Wednesday, February 15, 2023

Spherical symmetry in the kilonova AT2017gfo/GW170817

 Nature (via arXiv):

The mergers of neutron stars expel a heavy-element enriched fireball which can be observed as a kilonova. The kilonova's geometry is a key diagnostic of the merger and is dictated by the properties of ultra-dense matter and the energetics of the collapse to a black hole. 

We conclude that energy injection by radioactive decay is insufficient to make the ejecta spherical. A magnetar wind or jet from the black hole disk could inject enough energy to induce a more spherical distribution in the overall ejecta, however an additional process seems necessary to make the element distribution uniform.

Kilonovae are one of few objects that allow a relatively direct asymmetry measurement, via the expanding photospheres method. Normally, this method uses information about the expanding photosphere to fix the distance; however, since we can measure the explosion time very precisely from the gravitational wave, and we know the distance fairly accurately by measuring the distance to the host galaxy, we can use this method to work backwards to measure a transverse velocity of the ejecta. Comparing the two velocities gives a direct measurement of the asymmetry of the expansion.

For every epoch we find a line shape that is consistent with a completely spherical expansion to within a few percent. These line-shape constraints are independent of the EPM measurements and verify the spherical nature of the kilonova at early epochs. 

This is pretty interesting. Current GRMHD simulations show that asymmetry is usually favored in explosions like these. Spherical symmetry is of course possible, but it is not a generic attribute, and we would not expect to see it very frequently. Understanding what kind of mechanism could generate spherical symmetry in an explosion that is typically asymmetric is an important problem.

Energy may also be injected in an anisotropic fashion as a relativistic wind from the remnant neutron star or black hole by tapping the rotational energy of the system. Within the first few seconds of the explosion a polar outflow could be launched and produce a rapidly-expanding balloon of high-Ye material with low opacity, dominated by elements like Sr. This polar outflow, outpacing the equatorial ejecta, would expand sideways, covering the low-Ye material and providing a near-spherical kilonova.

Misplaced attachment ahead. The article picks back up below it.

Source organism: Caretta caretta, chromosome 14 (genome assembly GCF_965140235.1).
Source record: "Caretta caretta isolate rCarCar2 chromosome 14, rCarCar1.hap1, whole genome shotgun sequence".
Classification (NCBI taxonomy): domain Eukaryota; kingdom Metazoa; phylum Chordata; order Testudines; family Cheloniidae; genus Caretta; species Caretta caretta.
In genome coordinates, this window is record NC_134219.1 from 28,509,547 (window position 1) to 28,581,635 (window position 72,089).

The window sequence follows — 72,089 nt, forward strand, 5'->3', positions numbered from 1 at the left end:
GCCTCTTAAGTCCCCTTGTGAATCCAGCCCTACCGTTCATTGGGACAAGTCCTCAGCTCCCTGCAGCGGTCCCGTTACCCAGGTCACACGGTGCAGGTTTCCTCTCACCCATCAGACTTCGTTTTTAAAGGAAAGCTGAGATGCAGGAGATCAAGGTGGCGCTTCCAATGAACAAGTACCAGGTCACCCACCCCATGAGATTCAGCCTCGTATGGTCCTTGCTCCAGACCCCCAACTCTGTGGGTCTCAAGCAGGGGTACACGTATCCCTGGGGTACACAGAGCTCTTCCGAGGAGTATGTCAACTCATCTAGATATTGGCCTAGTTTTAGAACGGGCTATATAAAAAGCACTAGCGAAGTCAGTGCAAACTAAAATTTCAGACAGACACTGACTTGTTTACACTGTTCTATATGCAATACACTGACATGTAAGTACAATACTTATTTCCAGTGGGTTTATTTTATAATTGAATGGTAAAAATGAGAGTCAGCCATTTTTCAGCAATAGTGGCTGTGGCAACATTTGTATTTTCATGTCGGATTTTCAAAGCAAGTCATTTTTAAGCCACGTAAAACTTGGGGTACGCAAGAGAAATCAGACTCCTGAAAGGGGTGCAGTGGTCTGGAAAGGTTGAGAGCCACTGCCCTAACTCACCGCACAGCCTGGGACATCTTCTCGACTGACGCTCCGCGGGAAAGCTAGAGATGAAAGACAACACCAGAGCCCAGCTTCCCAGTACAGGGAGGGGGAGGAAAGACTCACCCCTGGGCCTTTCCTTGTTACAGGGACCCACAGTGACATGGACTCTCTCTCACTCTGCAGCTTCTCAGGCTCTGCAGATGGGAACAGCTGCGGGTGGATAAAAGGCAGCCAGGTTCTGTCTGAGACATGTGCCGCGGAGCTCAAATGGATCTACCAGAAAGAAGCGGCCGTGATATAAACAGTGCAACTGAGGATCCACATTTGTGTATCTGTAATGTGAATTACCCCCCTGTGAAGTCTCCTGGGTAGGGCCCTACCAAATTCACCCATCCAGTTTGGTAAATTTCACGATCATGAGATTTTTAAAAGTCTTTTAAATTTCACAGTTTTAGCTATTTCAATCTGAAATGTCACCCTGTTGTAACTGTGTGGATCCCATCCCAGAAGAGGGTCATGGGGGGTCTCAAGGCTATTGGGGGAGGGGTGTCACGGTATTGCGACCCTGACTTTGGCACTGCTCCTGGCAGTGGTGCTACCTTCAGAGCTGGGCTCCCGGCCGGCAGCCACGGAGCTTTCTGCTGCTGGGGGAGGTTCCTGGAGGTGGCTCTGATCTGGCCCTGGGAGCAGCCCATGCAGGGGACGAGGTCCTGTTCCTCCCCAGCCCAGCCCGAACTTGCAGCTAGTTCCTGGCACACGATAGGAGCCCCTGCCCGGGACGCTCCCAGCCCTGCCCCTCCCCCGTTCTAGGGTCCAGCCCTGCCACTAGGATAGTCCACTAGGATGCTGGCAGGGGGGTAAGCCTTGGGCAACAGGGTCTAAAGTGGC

The colossal explosion resulting from a merger between two neutron stars has an unexpectedly perfect shape...The spherical explosion they actually found suggests that our understanding of neutron star mergers is lacking.

"You have two super-compact stars that orbit each other 100 times a second before collapsing. Our intuition, and all previous models, say that the explosion cloud created by the collision must have a flattened and rather asymmetrical shape," Sneppen says.

"The most likely way to make the explosion spherical is if a huge amount of energy blows out from the center of the explosion and smooths out a shape that would otherwise be asymmetrical. So the spherical shape tells us that there is probably a lot of energy in the core of the collision, which was unforeseen."

However, this theory does not explain another aspect of the researchers' discovery. According to the previous models, while all elements produced are heavier than iron, the extremely heavy elements, such as gold or uranium, should be created in different places in the kilonova than the lighter elements such as strontium or krypton, and they should be expelled in different directions. The researchers, on the other hand, detect only the lighter elements, and they are distributed evenly in space.

They therefore believe that the enigmatic elementary particles, neutrinos, about which much is still unknown, also play a key role in the phenomenon.


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